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Crypto companies received more fines for poor money controls than traditional financial firms for the first time ever in 2023, according to data compiled by the Financial Times.
In fact, the penalties were hardly comparable. Whereas crypto companies lost $5.8 billion for inadequate customer checks and anti-money laundering controls, their legacy counterparts paid just $835 million for the same, marking a ten-year low.
Most of the 600% discrepancy is accounted for by Binance’s massive $4.3 billion settlement with the Department of Justice in November. The crypto exchange’s founder and then CEO, Changpeng Zhao (CZ), was forced to step down from his position, pleading guilty to sanctions violations the following week.
“The pervasive fraud and criminality in the high-profile crypto arena forced regulators and prosecutors to divert resources,” explained Dennis Kelleher, chief executive of Washington-based Better Markets, to FT.
Kelleher described the Binance settlement as a warning shot to “stop the egregious conduct” among crypto companies “and try to deter it from getting even worse”.
According to WSJ, Binance co-founder He Yi holds at least 10% of Binance’s shares; in the early settlement agreement, the U.S. DOJ wanted her to leave with CZ, but this was not realized in the end; Yi’s only interest is work, she criticized Ronaldo sponsored event for…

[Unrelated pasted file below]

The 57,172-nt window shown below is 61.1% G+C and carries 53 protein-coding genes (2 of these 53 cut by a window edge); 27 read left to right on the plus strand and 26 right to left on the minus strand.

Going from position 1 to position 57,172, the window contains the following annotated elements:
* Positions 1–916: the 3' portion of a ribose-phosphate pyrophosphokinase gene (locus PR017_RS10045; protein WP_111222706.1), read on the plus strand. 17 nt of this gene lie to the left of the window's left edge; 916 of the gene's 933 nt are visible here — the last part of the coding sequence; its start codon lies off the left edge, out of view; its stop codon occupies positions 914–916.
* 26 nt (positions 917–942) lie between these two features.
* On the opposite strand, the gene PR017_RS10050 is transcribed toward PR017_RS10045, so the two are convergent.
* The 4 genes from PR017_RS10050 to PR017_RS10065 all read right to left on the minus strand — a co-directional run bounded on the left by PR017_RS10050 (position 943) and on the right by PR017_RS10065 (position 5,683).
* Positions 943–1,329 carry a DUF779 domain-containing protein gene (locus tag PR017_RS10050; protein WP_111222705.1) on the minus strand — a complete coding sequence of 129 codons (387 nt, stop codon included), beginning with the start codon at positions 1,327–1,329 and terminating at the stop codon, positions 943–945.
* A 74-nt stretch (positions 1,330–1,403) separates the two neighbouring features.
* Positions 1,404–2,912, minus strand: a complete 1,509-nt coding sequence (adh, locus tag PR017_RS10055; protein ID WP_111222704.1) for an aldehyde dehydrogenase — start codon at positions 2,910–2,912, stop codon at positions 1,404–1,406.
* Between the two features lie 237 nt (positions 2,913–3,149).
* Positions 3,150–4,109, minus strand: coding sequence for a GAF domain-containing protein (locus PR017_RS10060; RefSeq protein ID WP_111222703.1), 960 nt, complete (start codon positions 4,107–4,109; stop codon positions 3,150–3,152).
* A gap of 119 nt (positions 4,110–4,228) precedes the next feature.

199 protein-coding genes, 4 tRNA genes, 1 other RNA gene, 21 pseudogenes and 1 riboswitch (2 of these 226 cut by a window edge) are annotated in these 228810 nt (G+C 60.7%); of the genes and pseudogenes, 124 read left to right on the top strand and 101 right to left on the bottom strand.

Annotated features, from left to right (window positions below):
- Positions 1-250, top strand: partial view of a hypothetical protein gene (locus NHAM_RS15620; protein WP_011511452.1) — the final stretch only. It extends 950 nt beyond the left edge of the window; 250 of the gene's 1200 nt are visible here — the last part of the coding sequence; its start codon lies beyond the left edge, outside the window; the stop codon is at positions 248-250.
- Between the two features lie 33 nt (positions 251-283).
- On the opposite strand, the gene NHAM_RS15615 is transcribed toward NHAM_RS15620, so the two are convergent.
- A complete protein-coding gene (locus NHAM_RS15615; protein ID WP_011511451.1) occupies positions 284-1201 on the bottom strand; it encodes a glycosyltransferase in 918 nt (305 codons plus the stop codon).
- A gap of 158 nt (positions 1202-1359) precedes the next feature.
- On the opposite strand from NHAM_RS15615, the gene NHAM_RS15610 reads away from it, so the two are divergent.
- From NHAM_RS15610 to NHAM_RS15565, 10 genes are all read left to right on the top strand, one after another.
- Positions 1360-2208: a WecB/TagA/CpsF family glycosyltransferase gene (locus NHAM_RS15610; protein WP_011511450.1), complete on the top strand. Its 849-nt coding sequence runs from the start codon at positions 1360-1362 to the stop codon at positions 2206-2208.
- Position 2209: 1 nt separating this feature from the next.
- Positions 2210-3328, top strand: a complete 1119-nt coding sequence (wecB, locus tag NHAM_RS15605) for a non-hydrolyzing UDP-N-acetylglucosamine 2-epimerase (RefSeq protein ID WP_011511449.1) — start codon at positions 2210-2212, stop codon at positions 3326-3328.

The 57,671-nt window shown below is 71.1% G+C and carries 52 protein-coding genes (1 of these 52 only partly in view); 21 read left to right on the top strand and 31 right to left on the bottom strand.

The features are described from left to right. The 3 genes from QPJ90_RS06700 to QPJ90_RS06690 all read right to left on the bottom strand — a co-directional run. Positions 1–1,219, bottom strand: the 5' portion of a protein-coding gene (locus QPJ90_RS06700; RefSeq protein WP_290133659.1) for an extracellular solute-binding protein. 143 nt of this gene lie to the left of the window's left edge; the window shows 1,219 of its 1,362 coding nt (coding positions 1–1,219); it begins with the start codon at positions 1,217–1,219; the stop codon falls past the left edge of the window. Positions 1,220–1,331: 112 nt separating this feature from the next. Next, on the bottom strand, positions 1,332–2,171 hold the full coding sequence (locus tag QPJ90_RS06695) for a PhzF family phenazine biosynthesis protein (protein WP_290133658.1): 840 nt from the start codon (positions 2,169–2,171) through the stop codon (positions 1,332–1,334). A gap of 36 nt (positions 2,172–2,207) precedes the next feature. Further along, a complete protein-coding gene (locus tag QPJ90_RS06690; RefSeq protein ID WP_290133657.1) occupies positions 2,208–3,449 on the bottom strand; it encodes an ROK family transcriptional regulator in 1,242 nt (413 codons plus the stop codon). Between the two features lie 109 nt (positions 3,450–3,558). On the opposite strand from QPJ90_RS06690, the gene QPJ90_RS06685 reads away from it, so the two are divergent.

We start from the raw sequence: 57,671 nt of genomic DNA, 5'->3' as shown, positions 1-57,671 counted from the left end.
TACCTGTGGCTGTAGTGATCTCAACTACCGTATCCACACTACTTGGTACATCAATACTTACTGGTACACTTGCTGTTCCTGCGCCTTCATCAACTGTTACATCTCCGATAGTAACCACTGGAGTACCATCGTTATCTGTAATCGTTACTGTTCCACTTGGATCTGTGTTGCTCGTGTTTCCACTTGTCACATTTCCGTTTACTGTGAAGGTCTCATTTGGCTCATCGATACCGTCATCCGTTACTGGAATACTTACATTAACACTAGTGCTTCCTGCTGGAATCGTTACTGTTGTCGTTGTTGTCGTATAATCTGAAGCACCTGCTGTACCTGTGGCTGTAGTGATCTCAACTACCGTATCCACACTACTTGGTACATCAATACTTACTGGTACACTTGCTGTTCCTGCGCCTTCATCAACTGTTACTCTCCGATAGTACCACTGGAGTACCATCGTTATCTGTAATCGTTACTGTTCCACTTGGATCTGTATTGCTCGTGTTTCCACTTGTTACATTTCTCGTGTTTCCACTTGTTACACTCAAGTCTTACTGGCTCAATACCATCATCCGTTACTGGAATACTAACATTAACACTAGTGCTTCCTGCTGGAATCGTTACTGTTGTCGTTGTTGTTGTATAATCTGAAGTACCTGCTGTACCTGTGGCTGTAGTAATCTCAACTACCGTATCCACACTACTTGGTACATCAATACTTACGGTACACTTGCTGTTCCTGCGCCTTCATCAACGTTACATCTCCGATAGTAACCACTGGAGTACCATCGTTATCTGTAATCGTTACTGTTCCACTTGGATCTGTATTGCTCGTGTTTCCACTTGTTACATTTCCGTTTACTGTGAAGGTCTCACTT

— Wu Blockchain (@WuBlockchain) January 3, 2024
Until 2023, banking was the leading financial sector when it came to incurring fines for money laundering violations. As with crypto companies in 2023, banking’s biggest tallies were in years dominated by single multi-billion dollar settlements.
In 2015, for example, BNP Paribas’s $8.9 billion fine for sanctions violations comprised most of the $11.3 billion in total financial crime penalties that year.
Similarly, Goldman Sachs’s $5 billion fine for issues around Malaysia’s 1MDB sovereign wealth fund comprised half of related penalties in 2020.
Crypto Companies Versus US Regulators
Nevertheless, crypto fines are definitely on the rise. The industry recorded 11 fines in 2023 compared to a previous 2 per year on average.
David Lewis, a former head of the Financial Action Task Force, stated:
“Most jurisdictions have yet to regulate crypto firms in line with global standards, so we can expect further fines to come in this area. This lack of oversight and proper regulation is a real concern as the risks of cryptos continue to increase, and criminals seek to exploit loopholes wherever they can.”
The Commodities and Futures Trading Commission (CFTC) revealed in November that nearly half of all enforcement actions it took last year were against crypto firms.
Notable cases included those against Binance, alongside defunct crypto firms like FTX and Celsius, and their disgraced former leaders Sam Bankman-Fried and Alex Mashinsky.